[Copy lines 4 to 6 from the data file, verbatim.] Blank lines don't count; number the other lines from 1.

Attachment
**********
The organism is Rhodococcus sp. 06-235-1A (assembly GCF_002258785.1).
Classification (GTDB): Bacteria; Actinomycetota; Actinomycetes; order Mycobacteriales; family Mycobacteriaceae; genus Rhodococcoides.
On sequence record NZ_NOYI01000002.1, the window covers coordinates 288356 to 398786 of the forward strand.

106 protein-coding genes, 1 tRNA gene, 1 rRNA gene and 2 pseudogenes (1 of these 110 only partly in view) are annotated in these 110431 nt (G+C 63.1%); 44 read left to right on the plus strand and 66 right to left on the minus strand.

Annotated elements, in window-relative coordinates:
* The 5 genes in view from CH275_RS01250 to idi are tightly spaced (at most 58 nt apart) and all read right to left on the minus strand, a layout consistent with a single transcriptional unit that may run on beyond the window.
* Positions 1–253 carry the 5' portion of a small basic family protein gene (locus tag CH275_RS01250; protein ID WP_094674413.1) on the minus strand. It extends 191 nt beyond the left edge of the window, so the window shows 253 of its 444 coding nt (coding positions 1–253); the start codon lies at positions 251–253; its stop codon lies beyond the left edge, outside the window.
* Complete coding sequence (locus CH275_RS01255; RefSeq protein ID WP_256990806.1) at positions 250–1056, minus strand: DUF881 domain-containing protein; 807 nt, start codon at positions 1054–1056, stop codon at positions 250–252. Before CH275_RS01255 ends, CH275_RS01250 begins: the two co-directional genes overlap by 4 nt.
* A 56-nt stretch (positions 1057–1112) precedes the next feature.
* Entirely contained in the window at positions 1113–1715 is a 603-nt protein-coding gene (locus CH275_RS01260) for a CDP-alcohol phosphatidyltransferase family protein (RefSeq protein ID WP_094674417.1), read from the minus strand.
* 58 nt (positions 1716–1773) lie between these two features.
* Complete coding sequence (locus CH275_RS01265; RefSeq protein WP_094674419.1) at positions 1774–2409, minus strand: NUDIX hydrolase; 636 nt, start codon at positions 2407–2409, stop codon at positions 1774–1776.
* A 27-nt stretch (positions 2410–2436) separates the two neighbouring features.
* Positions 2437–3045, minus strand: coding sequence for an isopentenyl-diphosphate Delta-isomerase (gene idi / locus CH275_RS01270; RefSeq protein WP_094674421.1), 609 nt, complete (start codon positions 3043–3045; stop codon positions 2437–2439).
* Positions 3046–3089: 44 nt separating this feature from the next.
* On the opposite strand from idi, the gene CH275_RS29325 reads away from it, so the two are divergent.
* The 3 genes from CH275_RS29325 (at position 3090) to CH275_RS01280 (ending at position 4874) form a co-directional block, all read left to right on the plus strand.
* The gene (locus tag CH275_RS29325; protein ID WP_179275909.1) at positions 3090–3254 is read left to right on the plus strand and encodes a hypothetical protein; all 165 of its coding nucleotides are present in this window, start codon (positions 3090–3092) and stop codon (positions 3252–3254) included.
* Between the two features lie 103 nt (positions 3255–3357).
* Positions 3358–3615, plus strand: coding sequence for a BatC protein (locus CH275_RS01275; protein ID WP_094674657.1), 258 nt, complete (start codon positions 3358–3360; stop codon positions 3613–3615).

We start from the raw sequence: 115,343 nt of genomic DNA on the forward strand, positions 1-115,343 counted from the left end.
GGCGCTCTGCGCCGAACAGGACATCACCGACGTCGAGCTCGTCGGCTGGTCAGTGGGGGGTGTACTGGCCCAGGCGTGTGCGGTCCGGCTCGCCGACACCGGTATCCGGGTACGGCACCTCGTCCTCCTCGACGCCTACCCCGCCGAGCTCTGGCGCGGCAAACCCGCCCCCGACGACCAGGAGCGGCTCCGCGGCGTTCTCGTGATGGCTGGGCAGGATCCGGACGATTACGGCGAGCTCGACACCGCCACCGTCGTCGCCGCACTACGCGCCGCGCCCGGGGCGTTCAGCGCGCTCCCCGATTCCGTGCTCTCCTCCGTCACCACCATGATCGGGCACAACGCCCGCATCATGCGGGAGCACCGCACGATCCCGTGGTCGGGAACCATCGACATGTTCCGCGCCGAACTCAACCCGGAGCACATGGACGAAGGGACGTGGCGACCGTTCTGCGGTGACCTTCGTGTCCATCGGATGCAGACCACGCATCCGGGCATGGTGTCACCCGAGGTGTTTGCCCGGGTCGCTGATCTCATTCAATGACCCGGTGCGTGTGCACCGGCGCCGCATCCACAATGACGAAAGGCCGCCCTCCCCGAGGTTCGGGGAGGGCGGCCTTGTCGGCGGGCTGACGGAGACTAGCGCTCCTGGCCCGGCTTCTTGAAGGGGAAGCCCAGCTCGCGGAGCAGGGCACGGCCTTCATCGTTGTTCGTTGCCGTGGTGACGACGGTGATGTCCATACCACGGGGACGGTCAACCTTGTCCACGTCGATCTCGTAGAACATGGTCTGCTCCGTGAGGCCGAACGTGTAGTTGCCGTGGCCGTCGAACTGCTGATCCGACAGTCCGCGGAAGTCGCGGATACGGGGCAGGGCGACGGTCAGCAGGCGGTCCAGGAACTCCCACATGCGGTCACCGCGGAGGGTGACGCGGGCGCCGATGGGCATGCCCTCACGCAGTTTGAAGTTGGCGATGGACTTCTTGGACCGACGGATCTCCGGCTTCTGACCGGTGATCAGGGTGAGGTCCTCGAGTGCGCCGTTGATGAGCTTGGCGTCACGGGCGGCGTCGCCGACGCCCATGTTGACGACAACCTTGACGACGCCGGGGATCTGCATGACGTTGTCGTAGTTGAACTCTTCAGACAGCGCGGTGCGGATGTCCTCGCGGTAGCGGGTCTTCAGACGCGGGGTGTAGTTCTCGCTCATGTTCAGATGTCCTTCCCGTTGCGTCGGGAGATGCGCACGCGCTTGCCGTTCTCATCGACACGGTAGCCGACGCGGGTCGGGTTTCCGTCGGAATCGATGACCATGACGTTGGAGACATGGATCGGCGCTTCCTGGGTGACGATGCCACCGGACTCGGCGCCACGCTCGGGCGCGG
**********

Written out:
106 protein-coding genes, 1 tRNA gene, 1 rRNA gene and 2 pseudogenes (1 of these 110 only partly in view) are annotated in these 110431 nt (G+C 63.1%); 44 read left to right on the plus strand and 66 right to left on the minus strand.

Annotated elements, in window-relative coordinates:
* The 5 genes in view from CH275_RS01250 to idi are tightly spaced (at most 58 nt apart) and all read right to left on the minus strand, a layout consistent with a single transcriptional unit that may run on beyond the window.